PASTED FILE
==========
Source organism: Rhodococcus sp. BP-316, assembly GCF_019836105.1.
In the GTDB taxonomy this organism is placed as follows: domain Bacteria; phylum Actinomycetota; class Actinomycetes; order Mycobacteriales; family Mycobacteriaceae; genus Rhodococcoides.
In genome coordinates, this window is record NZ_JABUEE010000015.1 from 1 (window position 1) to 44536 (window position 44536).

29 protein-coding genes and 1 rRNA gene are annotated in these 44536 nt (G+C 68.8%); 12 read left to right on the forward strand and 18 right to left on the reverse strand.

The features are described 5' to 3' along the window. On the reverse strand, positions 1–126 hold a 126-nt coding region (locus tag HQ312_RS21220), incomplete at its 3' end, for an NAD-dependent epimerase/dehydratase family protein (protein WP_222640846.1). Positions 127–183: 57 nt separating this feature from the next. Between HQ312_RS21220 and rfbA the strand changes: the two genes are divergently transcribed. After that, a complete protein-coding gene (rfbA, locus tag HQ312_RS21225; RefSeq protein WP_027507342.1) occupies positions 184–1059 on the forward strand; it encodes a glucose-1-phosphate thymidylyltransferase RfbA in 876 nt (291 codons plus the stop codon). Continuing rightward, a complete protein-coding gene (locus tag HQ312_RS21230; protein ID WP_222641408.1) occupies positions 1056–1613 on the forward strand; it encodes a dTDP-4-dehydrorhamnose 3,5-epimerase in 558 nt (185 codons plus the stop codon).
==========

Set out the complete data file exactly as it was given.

Source organism: Rhodococcus sp. BP-316, assembly GCF_019836105.1.
In the GTDB taxonomy this organism is placed as follows: domain Bacteria; phylum Actinomycetota; class Actinomycetes; order Mycobacteriales; family Mycobacteriaceae; genus Rhodococcoides.
In genome coordinates, this window is record NZ_JABUEE010000015.1 from 1 (window position 1) to 44536 (window position 44536).

29 protein-coding genes and 1 rRNA gene are annotated in these 44536 nt (G+C 68.8%); 12 read left to right on the forward strand and 18 right to left on the reverse strand.

The features are described 5' to 3' along the window. On the reverse strand, positions 1–126 hold a 126-nt coding region (locus tag HQ312_RS21220), incomplete at its 3' end, for an NAD-dependent epimerase/dehydratase family protein (protein WP_222640846.1). Positions 127–183: 57 nt separating this feature from the next. Between HQ312_RS21220 and rfbA the strand changes: the two genes are divergently transcribed. After that, a complete protein-coding gene (rfbA, locus tag HQ312_RS21225; RefSeq protein WP_027507342.1) occupies positions 184–1059 on the forward strand; it encodes a glucose-1-phosphate thymidylyltransferase RfbA in 876 nt (291 codons plus the stop codon). Continuing rightward, a complete protein-coding gene (locus tag HQ312_RS21230; protein ID WP_222641408.1) occupies positions 1056–1613 on the forward strand; it encodes a dTDP-4-dehydrorhamnose 3,5-epimerase in 558 nt (185 codons plus the stop codon).